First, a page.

When people mention knee 'cartilage' injury, they are usually referring to the meniscus. 

However, the surface of the bones inside the knee joint is covered by a smooth glistening tissue called cartilage. This cartilage has a high water content and helps in smooth, friction free movement of the joint and the it is nourished by the joint fluid, which is minimal in content normally. 

This lining when damaged can cause pain and this is the tissue which gets thinned out and often disappears in arthritis.

 

Minor damage or thinning out of the cartilage, especially if away from the weight bearing regions of the joint, does not cause any symtoms. However, if it involves the crucial weight bearing areas of the joint, this can lead to severe pain and disability.

 

Symptoms of Cartilage problem

 

Pain, especially when walking.

Pain on climbing stairs.

Swelling 

Grating sensation inside the knee

Discomfort and difficulty when standing up after prolonged sitting (like after driving, cinema seat, toilet seat) 

Stiffness and decreased range of movement.

 

 

Diagnosis

 

The diagnosis is usually made by your doctor after a thorough assessment of your knee including a history and physical examination. This will usually be supported by X rays and MRI scan.

 

What is the treatment for cartilage damage?

 

Conservative treatment - some patients respond well to conservative (non-surgical) treatment, which may include special exercises, the use of NSAIDs (non-steroidal anti-inflammatory drugs), and maybe a steroid injection. Exercises may include physical therapy (physiotherapy) and/or a program the patient can do at home. If the damage is not extensive, this may be all the patient needs (without surgery). 

Surgery - patients who do not respond to conservative treatment will need surgery. There are several surgical options. The surgeon will recommend one based on several factors, including the age and activity level of the patient, how big the lesion is, and how long the injury has been present. Surgical options include:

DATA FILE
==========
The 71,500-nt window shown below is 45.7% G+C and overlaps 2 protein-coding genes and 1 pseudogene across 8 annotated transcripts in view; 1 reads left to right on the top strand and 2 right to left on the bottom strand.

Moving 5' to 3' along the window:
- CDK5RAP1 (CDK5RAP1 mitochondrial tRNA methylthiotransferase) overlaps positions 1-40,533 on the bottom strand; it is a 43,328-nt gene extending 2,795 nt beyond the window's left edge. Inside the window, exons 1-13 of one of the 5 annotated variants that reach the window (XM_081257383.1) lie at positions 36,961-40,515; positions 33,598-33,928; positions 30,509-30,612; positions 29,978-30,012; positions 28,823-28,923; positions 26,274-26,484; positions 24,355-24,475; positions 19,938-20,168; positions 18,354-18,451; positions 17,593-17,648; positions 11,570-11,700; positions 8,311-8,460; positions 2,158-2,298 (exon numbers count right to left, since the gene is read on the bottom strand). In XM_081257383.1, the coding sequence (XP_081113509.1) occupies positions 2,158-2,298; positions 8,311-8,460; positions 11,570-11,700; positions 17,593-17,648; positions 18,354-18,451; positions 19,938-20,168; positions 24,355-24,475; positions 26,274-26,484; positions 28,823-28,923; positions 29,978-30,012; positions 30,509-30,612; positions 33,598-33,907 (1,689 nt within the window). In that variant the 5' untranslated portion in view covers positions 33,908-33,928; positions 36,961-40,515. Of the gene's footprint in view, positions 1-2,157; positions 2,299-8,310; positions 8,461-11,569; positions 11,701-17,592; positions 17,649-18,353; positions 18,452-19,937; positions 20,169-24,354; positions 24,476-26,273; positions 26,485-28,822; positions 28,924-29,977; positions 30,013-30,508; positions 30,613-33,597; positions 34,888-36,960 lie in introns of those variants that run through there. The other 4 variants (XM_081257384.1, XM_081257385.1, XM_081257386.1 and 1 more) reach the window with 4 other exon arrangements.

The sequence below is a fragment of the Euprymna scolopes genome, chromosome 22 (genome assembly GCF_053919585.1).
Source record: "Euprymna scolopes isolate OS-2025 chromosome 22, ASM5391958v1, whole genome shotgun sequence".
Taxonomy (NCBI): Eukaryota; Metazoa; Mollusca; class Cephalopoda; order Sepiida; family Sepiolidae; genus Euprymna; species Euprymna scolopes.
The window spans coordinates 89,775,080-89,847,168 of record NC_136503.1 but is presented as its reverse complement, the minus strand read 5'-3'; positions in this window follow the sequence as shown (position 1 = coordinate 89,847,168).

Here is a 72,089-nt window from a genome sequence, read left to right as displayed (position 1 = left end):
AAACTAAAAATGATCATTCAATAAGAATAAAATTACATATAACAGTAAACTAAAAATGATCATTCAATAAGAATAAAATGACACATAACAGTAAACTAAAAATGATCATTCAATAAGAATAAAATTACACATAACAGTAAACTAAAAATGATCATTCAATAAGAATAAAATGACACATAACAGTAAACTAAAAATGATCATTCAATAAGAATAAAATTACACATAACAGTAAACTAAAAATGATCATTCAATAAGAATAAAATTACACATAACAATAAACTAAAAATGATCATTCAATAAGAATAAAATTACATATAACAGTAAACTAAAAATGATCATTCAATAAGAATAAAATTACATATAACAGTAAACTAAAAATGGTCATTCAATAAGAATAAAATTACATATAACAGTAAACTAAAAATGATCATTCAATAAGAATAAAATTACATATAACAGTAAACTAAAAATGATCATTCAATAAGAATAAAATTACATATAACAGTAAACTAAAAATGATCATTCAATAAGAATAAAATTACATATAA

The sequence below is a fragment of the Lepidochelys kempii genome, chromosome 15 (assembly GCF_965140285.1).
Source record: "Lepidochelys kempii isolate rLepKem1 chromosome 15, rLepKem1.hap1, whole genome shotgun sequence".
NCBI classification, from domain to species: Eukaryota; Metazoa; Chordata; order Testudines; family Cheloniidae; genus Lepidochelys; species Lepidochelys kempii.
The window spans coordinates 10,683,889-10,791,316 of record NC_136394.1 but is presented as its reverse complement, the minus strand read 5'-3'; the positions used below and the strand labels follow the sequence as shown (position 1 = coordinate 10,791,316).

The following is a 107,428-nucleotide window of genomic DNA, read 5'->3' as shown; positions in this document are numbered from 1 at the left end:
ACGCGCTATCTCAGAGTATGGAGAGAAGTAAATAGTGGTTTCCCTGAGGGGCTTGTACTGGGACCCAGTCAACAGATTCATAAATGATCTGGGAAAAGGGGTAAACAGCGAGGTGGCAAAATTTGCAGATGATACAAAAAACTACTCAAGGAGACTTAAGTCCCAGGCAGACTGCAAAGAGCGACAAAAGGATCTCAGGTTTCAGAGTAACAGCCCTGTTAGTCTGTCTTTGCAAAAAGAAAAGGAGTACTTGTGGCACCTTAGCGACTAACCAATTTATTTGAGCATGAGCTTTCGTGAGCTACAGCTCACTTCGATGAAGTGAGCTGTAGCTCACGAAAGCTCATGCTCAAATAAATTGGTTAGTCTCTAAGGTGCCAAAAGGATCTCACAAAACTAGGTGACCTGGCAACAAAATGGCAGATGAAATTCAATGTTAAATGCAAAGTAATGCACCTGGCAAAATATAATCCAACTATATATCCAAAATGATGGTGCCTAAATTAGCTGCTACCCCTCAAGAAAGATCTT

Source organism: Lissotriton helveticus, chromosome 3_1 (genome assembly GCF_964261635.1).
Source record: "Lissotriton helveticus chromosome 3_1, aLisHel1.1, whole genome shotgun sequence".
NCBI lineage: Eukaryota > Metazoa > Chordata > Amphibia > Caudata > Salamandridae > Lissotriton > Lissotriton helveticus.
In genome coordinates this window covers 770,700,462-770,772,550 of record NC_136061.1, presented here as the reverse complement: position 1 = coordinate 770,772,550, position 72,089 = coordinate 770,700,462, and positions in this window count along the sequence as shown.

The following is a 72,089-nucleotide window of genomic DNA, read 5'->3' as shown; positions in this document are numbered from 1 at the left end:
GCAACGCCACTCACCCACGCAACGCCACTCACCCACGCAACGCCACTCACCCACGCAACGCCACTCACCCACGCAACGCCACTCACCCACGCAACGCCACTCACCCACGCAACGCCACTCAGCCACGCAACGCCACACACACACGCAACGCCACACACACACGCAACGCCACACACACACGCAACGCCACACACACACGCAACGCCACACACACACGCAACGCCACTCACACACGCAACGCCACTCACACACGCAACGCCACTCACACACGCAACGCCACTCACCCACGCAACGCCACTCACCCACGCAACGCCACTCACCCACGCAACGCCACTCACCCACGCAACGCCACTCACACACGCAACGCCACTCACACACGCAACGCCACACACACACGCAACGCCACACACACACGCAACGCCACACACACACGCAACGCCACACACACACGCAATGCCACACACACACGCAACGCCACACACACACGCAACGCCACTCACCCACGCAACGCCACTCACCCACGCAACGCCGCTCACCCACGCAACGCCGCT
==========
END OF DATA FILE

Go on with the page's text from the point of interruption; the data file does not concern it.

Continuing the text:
• Debridement - smoothing the lesion and removing loose edges to prevent irritation. The procedure is done using small arthroscopic instruments, such as a mechanical shaver.

  • Marrow stimulation - under the damaged cartilage the surgeon drills tiny holes (micro fractures), exposing the blood vessels that lie inside the bone. This causes a blood clot to form inside the target area of the cartilage. The blood cells trigger the production of new cartilage. One drawback is that this procedure does not produce the desired type of cartilage - fibro cartilage instead of hyaline cartilage (which is much more supple). Fibro cartilage is will wear away more quickly and the patient may need further surgery later on.

  • Mosaicplasty - cartilage from undamaged areas of the joint is moved to the damaged area. The cartilage that is moved has to be in a non-weight-bearing part of the joint. This procedure is not suitable when there is widespread damage, as in osteoarthritis. This treatment is only recommended for isolated areas of cartilage damage, generally limited to 10-20mm in size, most commonly found in patients under the age of 50 years who experienced an injury in the affected area.

  • Autologous chondrocyte implantation (ACI) - a small piece of cartilage is taken from, for example, the knee (biopsy) and sent to a laboratory which grows more cartilage cells from the sample. About 1 to 3 months later the new cartilage cells are implanted into the knee. A piece of outer layer of bone from the lower leg (periosteum) is taken and sewn into the area of cartilage damage. The cartilage cells that were cultivated in the lab are then injected into that area and the periosteum is sealed - the cartilage then grows back. This treatment is quite expensive and only available in certain centres.

What are the possible complications of articulate cartilage damage?

 

If left untreated, the joint, especially if it is a weight-bearing one, such as the knee, can eventually become so damaged that the person cannot walk. Apart from immobility, the patient may experienced progressively worsening pain.

 

 

Dr Vinod Kumar Abu Dhabi

Sports surgeon Abu Dhabi

Shoulder surgeon Abu Dhabi

NMC Royal Hospital

Knee Cartilage injury

Normal Articular cartilage (above)

 

Arthroscopic view of normal cartilage (below)

Mosaicplasty

© 2013 by Shoulder-Surgeon. All rights reserved.

The treatments described are for information and educational purposes only. This is not to be taken as medical advice and they are in no way intended to replace a consultation with your doctor.